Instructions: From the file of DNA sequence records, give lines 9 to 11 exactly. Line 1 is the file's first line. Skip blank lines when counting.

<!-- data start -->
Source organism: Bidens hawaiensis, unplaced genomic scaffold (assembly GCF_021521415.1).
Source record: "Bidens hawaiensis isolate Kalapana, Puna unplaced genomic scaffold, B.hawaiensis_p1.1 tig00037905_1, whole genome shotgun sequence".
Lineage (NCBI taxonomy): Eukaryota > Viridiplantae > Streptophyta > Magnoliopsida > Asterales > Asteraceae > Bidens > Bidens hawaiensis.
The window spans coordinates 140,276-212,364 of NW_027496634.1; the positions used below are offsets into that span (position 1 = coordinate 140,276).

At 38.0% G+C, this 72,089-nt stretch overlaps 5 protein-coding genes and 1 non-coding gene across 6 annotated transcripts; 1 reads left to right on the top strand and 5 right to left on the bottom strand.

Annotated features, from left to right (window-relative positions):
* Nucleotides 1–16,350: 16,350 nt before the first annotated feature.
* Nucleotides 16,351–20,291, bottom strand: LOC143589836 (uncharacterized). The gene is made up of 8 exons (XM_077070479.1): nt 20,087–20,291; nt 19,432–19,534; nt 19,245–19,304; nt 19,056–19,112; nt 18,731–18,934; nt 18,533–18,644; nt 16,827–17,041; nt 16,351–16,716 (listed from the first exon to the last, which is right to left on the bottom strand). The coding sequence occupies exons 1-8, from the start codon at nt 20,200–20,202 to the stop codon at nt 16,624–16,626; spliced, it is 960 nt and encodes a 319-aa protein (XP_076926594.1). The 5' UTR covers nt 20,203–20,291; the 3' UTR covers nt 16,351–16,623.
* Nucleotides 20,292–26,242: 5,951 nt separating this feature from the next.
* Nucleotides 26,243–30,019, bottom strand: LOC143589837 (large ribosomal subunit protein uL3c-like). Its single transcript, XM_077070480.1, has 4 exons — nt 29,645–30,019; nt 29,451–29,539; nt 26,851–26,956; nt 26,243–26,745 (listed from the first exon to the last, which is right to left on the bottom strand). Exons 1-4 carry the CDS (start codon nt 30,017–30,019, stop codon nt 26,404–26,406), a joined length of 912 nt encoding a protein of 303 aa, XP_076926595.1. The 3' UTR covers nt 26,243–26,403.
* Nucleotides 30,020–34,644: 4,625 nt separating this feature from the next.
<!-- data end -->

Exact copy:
* Nucleotides 20,292–26,242: 5,951 nt separating this feature from the next.
* Nucleotides 26,243–30,019, bottom strand: LOC143589837 (large ribosomal subunit protein uL3c-like). Its single transcript, XM_077070480.1, has 4 exons — nt 29,645–30,019; nt 29,451–29,539; nt 26,851–26,956; nt 26,243–26,745 (listed from the first exon to the last, which is right to left on the bottom strand). Exons 1-4 carry the CDS (start codon nt 30,017–30,019, stop codon nt 26,404–26,406), a joined length of 912 nt encoding a protein of 303 aa, XP_076926595.1. The 3' UTR covers nt 26,243–26,403.
* Nucleotides 30,020–34,644: 4,625 nt separating this feature from the next.